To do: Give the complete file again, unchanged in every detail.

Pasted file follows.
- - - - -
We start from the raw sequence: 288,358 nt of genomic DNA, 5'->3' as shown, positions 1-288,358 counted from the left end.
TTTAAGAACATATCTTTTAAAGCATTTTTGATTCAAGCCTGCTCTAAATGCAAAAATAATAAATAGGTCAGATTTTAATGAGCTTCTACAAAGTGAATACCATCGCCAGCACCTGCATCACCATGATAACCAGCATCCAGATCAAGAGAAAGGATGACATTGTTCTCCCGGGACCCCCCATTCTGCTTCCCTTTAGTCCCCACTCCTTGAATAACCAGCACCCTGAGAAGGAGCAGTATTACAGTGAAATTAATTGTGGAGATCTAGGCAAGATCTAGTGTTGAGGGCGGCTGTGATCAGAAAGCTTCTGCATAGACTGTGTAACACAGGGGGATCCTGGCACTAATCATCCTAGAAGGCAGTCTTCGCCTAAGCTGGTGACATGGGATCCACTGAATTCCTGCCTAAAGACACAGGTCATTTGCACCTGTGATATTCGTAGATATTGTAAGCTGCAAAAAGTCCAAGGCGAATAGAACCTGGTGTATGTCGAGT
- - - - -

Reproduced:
We start from the raw sequence: 288,358 nt of genomic DNA, 5'->3' as shown, positions 1-288,358 counted from the left end.
TTTAAGAACATATCTTTTAAAGCATTTTTGATTCAAGCCTGCTCTAAATGCAAAAATAATAAATAGGTCAGATTTTAATGAGCTTCTACAAAGTGAATACCATCGCCAGCACCTGCATCACCATGATAACCAGCATCCAGATCAAGAGAAAGGATGACATTGTTCTCCCGGGACCCCCCATTCTGCTTCCCTTTAGTCCCCACTCCTTGAATAACCAGCACCCTGAGAAGGAGCAGTATTACAGTGAAATTAATTGTGGAGATCTAGGCAAGATCTAGTGTTGAGGGCGGCTGTGATCAGAAAGCTTCTGCATAGACTGTGTAACACAGGGGGATCCTGGCACTAATCATCCTAGAAGGCAGTCTTCGCCTAAGCTGGTGACATGGGATCCACTGAATTCCTGCCTAAAGACACAGGTCATTTGCACCTGTGATATTCGTAGATATTGTAAGCTGCAAAAAGTCCAAGGCGAATAGAACCTGGTGTATGTCGAGT